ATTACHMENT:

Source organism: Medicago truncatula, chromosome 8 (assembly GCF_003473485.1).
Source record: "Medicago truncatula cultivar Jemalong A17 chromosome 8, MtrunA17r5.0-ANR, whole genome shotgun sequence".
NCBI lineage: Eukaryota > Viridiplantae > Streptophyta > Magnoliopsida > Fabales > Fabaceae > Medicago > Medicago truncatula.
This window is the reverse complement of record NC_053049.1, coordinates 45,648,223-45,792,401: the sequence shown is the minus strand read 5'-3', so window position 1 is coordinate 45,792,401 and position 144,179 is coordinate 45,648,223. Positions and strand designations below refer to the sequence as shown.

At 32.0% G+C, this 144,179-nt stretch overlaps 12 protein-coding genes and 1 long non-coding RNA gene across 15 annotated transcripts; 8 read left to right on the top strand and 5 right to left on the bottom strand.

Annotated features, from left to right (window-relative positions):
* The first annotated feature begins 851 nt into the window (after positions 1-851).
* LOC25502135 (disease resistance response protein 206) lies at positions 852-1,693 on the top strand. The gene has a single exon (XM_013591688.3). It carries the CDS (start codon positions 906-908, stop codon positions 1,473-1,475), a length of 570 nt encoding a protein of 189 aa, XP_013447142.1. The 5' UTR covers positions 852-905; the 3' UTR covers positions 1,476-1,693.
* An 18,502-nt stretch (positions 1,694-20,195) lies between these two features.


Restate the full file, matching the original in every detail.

Source organism: Medicago truncatula, chromosome 8 (assembly GCF_003473485.1).
Source record: "Medicago truncatula cultivar Jemalong A17 chromosome 8, MtrunA17r5.0-ANR, whole genome shotgun sequence".
NCBI lineage: Eukaryota > Viridiplantae > Streptophyta > Magnoliopsida > Fabales > Fabaceae > Medicago > Medicago truncatula.
This window is the reverse complement of record NC_053049.1, coordinates 45,648,223-45,792,401: the sequence shown is the minus strand read 5'-3', so window position 1 is coordinate 45,792,401 and position 144,179 is coordinate 45,648,223. Positions and strand designations below refer to the sequence as shown.

At 32.0% G+C, this 144,179-nt stretch overlaps 12 protein-coding genes and 1 long non-coding RNA gene across 15 annotated transcripts; 8 read left to right on the top strand and 5 right to left on the bottom strand.

Annotated features, from left to right (window-relative positions):
* The first annotated feature begins 851 nt into the window (after positions 1-851).
* LOC25502135 (disease resistance response protein 206) lies at positions 852-1,693 on the top strand. The gene has a single exon (XM_013591688.3). It carries the CDS (start codon positions 906-908, stop codon positions 1,473-1,475), a length of 570 nt encoding a protein of 189 aa, XP_013447142.1. The 5' UTR covers positions 852-905; the 3' UTR covers positions 1,476-1,693.
* An 18,502-nt stretch (positions 1,694-20,195) lies between these two features.